• 20A. BOB NEWHART [Stand-up comic with a "button-down mind"]. Before his own successful TV shows, Bob Newhart recorded some verrrry funny comedy albums and appeared as a guest on other people’s TV shows–like Judy Garland’s. Here’s a nice little clip of Bob with Judy in which his-’n'-her deadpan wins the day. And here’re all sorts of variations on a bob cut.
  • 29D. FLIP WILSON ['70s TV variety show host]. The beauty part of this one is that as the character “Geraldine,” Flip‘s hairstyle was, yes–a flip. Cute, eh?

As for the gents, we have:

  • 11D. BUTCH DAVIS [Head football coach of the North Carolina Tar Heels]. Was able to get this one only from the crosses. College football is not my sweet spot (let alone the coaches…). And
  • 53A. BUZZ ALDRIN [Second man off Apollo 11]. Now here’s where the theme fill lets us down some. Darned if I can find anything that really differentiates a butch cut from a buzz cut. They’re both reeeeally short cuts, but different? Omma don’ think so. I guess a butch can be slightly longer than a buzz, but it seems that that decision is between a man and his barber. I know. I’m splitting hairs… But hey, that’s what I’m here for!

My favorite non-theme fill is plenty plentiful and includes grid-opposites AMNESIA [Memory loss] and NET LOSS [Schedule C figure] (it may not be kosher to repeat the word loss, but it works for me with this particular combination); WET HEN nicely clued as [Mad bird?] (as in “mad as a…”); GROTTO [Lourdes attraction] because it’s a lovely word; “TOP HAT” [Astaire/Rogers musical] because the movie and the fill are swanky; and VALENTINE [Card received in February]–because it’s nice to receive a valentine any time. Like March 25th!

Fave clues would include [Engaged in reverie] for MOONED–because that definition seems to come from a very different time in the word’s usage; [Leaves on the plate?] for SALAD, which is one that solvers should remember as constructors will want to get you with the verb/noun confusion. (Sometimes we see [Leaves in a cup/bag?], which would be TEA… Same trick.) Then there’s the very literal [Window shopper's buy] and PANE; and the one that really had me scratching my head: [No. 1 finger material] and FOAM. Ohhh. This is what he meant!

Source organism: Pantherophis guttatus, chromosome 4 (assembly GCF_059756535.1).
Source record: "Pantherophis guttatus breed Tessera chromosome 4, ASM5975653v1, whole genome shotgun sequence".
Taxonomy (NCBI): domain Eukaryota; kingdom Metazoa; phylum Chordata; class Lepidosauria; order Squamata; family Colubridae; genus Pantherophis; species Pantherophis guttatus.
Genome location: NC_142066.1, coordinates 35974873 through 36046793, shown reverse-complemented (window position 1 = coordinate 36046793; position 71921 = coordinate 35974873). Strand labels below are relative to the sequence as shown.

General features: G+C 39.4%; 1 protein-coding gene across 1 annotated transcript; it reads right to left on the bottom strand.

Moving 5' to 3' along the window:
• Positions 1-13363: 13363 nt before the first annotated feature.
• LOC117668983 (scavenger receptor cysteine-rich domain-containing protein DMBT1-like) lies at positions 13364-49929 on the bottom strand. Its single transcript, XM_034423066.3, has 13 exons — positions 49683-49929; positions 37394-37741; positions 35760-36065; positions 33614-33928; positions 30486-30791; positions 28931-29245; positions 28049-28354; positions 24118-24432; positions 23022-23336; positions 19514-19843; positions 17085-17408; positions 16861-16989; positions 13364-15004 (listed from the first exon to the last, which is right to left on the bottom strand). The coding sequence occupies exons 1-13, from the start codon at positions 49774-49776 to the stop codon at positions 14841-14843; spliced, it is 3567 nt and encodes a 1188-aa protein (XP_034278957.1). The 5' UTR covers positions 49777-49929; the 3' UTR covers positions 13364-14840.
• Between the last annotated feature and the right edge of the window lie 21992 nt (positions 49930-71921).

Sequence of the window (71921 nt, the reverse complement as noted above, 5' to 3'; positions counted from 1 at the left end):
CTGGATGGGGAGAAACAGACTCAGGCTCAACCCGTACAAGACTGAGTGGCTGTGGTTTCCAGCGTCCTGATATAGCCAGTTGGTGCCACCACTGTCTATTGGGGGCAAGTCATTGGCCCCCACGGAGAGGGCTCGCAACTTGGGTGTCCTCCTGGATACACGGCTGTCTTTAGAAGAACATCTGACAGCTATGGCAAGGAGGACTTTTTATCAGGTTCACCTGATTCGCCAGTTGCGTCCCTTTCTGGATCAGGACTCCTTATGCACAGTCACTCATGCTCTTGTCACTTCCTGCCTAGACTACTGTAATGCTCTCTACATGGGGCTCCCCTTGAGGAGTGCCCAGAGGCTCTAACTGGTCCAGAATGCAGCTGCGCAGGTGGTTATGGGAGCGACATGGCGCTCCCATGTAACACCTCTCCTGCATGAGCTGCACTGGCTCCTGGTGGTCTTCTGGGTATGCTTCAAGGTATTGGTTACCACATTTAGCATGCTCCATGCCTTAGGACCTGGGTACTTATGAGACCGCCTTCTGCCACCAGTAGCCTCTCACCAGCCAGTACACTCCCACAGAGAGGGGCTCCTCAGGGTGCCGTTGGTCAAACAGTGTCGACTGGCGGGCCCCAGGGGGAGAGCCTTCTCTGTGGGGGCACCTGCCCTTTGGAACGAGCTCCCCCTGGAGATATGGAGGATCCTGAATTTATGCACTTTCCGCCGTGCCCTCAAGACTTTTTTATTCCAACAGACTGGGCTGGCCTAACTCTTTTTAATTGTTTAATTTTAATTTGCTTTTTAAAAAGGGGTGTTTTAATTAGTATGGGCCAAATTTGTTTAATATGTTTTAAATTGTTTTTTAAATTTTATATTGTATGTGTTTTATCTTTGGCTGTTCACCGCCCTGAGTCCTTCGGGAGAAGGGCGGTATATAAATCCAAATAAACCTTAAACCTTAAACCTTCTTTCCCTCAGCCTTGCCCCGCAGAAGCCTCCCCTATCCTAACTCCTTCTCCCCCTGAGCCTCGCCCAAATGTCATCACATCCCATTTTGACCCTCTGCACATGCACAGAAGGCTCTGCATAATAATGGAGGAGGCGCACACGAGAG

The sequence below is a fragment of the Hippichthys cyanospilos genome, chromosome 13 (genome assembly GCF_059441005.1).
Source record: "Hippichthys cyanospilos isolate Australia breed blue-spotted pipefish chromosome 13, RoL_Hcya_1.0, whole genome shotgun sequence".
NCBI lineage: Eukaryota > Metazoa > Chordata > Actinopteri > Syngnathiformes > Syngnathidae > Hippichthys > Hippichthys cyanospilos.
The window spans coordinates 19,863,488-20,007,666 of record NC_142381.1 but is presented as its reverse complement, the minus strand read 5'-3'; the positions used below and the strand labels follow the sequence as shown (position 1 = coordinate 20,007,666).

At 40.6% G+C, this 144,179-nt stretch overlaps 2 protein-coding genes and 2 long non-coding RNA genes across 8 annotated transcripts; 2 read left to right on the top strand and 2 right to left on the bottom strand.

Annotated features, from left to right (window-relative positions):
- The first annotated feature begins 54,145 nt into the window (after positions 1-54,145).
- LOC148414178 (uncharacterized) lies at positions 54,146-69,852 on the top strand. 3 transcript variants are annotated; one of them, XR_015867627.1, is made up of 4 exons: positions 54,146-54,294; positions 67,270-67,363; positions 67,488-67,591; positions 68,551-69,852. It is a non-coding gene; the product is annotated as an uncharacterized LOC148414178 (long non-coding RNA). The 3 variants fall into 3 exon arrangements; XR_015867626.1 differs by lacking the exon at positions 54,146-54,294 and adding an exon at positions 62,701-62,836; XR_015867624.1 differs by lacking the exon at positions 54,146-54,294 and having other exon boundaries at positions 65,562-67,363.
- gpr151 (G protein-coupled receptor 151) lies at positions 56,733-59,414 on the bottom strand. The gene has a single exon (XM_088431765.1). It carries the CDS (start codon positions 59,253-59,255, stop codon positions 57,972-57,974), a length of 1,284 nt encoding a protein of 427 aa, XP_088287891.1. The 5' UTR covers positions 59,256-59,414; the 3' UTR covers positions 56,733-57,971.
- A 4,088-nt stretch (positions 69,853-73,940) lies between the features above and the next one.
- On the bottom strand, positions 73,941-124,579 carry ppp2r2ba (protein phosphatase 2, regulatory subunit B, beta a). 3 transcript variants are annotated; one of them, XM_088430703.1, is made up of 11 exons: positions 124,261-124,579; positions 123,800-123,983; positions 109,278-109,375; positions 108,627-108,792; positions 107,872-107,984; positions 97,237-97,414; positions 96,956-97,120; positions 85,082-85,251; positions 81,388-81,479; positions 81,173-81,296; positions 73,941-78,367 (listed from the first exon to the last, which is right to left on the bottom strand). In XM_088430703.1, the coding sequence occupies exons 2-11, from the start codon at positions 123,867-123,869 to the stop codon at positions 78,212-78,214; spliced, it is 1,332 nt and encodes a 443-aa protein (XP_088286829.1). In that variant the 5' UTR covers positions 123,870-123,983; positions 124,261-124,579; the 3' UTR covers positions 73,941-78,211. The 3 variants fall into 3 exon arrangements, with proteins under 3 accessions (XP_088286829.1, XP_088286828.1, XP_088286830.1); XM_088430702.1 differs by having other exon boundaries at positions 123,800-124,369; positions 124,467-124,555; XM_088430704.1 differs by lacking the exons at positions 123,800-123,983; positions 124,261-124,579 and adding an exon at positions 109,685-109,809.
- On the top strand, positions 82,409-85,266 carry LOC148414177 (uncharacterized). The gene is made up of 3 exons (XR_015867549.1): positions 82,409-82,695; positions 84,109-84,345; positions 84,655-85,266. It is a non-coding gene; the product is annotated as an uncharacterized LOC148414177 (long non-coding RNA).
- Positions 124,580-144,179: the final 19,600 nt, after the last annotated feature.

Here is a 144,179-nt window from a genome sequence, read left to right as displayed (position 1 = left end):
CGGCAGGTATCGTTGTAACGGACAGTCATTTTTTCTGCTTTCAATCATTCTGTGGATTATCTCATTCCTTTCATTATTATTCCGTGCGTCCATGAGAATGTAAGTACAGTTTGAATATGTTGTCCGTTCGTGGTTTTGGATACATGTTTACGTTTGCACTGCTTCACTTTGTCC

Finally, we have two ways of saying “good-bye” today–one that we saw a few days ago, CIAO (clued here as [Foreign farewell]) and another that’s clued as a greeting [Hawaii hi] but may be used both coming and going, and that’s ALOHA.

Aloha!

Region capture 19

Peter Gordon’s Fireball Crosswords puzzle, “Themeless 10″

This is the easiest themeless to date in Peter’s series. Smooth fill, lots of names, nothing obscure, no truly wicked clues.

Most surprising fact: CELINE DION worked with R. Kelly (28D: ["I'm Your Angel" duettist with R. Kelly]).

Best use of Shakespearean language: 15A: [A midsummer night's dream team player] is an ALL-STAR baseball player. Honorable mention: IAGO is clued as 33A: [Character who asks "And did you see the handkerchief?"].

Names besides CELINE include ALLEN IVERSON (split in two entries), SARAH SILVERMAN, KARA Dioguardi, EVAN Lysacek, the skiing MAHRE brothers, Benicio DEL TORO (why aren’t we calling him Benny the Bull?), and MITT ROMNEY.

Lotsa sports here. I wonder if Peter has ever made a crossword with zero sports content.

Jeff Chen’s Los Angeles Times crossword

Region capture 20I’m embarrassed by how long it took me to figure out how to interpret the theme clues. I mean, it was before I finished the puzzle, but I wandered past two partly filled theme entries before I figured it out at the third one. Four identical letters are to be read as “four _s,” and a sound-alike word clues the answer: